A lot of our clients are bicyclists. While some are aspiring to ride in the Tour de France, most of them ride for the pleasure, the exercise, the transportation, and freedom it provides.
We’ve handled cases involving some pretty horrific bicycle / motor vehicle collisions in which helmets were truly life-savers. Many folks, especially those who don’t use helmets, would be surprised to learn that bike accidents contribute to more sports-related head injuries than any other activity.
Yes parents – there is a law in New Jersey governing the use of helmets for your school-aged children. “[A]nyone under 17 years of age that rides a bicycle or is a passenger on a bicycle, or is towed as a passenger by a bicycle must wear a safety helmet.” N.J.S.A. 39:4-10.1. If your child doesn’t have one, by all means, get one and one that he/she likes. There are so many helmet options out there.
According to the National Highway Traffic Safety Administration, 726 bicyclists were killed and an additional 49,000 were injured in motor vehicle traffic crashes in 2012. While this was an increase of 6 percent from 2011 (682), the rates have been somewhat steady for the last decade.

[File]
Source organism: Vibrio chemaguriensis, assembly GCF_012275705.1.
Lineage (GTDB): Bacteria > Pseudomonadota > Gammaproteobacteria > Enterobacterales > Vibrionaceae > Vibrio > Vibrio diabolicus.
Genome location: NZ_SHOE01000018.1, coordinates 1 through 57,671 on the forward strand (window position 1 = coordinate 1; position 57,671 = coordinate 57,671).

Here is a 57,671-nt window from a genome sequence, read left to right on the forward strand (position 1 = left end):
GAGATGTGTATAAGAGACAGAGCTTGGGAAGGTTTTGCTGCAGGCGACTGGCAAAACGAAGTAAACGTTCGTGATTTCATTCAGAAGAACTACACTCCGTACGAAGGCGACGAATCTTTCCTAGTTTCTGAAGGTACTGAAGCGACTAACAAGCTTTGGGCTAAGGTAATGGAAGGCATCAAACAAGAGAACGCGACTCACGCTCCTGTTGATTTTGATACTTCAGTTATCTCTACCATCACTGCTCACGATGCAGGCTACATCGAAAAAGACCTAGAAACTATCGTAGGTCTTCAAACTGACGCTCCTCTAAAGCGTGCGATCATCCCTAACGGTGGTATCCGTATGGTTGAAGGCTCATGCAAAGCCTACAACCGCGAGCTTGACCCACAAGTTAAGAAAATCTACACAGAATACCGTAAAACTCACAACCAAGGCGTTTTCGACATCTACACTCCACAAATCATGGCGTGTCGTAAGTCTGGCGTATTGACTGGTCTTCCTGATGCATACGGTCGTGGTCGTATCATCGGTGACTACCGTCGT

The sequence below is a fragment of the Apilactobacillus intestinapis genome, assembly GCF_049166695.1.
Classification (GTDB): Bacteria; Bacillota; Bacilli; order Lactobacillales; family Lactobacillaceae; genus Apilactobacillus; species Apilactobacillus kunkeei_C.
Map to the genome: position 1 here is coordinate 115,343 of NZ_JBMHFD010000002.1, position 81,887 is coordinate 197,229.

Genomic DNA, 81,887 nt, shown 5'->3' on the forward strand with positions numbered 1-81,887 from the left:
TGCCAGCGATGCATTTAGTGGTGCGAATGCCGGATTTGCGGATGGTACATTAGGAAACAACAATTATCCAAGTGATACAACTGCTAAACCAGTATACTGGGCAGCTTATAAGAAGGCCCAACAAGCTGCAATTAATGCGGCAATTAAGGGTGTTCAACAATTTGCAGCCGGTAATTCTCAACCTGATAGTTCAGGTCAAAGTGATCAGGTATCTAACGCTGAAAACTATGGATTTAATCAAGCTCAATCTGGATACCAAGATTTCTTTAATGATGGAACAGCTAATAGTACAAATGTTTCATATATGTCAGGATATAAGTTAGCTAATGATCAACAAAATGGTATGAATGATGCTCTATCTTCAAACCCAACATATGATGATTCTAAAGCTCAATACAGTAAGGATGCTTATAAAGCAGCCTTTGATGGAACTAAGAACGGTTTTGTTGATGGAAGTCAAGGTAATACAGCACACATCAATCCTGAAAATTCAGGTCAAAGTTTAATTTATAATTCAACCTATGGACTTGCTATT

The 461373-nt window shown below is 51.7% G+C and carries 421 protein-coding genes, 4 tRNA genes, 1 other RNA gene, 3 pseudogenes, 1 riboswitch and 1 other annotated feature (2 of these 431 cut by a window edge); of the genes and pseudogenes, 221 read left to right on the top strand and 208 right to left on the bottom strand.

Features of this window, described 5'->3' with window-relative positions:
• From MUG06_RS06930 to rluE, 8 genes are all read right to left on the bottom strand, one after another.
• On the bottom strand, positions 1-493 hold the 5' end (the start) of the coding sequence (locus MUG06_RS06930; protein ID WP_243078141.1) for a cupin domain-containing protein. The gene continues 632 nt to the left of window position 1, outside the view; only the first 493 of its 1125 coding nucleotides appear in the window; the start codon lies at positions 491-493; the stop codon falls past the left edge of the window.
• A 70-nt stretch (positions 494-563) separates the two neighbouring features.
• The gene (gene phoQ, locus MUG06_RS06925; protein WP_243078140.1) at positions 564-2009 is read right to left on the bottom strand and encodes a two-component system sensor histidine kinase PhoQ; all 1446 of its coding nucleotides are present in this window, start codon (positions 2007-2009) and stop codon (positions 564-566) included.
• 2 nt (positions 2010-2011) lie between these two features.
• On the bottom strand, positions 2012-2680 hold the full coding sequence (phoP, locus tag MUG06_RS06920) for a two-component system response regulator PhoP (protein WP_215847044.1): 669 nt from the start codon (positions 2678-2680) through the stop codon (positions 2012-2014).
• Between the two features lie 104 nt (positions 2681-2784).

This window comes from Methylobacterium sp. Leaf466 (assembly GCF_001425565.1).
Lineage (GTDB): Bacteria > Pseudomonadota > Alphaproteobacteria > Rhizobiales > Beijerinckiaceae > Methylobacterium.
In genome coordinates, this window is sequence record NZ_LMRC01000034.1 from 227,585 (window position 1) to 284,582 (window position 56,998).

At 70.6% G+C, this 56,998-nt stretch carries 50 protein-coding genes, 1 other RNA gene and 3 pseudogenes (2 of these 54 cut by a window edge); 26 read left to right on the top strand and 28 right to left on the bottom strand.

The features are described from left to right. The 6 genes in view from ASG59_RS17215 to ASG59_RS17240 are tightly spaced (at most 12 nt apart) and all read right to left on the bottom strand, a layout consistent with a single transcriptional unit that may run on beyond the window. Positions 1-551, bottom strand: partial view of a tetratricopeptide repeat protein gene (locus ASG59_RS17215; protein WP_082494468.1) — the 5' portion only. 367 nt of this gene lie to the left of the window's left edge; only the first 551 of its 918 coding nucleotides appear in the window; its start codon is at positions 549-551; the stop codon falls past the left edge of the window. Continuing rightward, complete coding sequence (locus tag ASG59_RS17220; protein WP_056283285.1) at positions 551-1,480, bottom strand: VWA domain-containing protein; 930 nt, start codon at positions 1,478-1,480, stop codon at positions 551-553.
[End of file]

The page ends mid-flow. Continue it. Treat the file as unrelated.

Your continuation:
The geographical setting seems to play a part. The large majority of these deaths occurred in urban areas (69 percent) and at non-intersections (60 percent) and involved mostly male riders (88 percent). Another factor in these fatalities is the time of day. 48 percent occurred between 4:00 p.m. to 11:59 p.m.
According a New York Times article, “Cycling was also the leading cause of sports-related head injuries in children under 14, causing 40,272 injuries, roughly double the number related to football (21,878).” http://well.blogs.nytimes.com/2013/06/03/really-the-claim-cycling-is-the-top-sport-for-head-injuries/?_php=true&_type=blogs&_r=1Posted by admin Posted on 18 Jul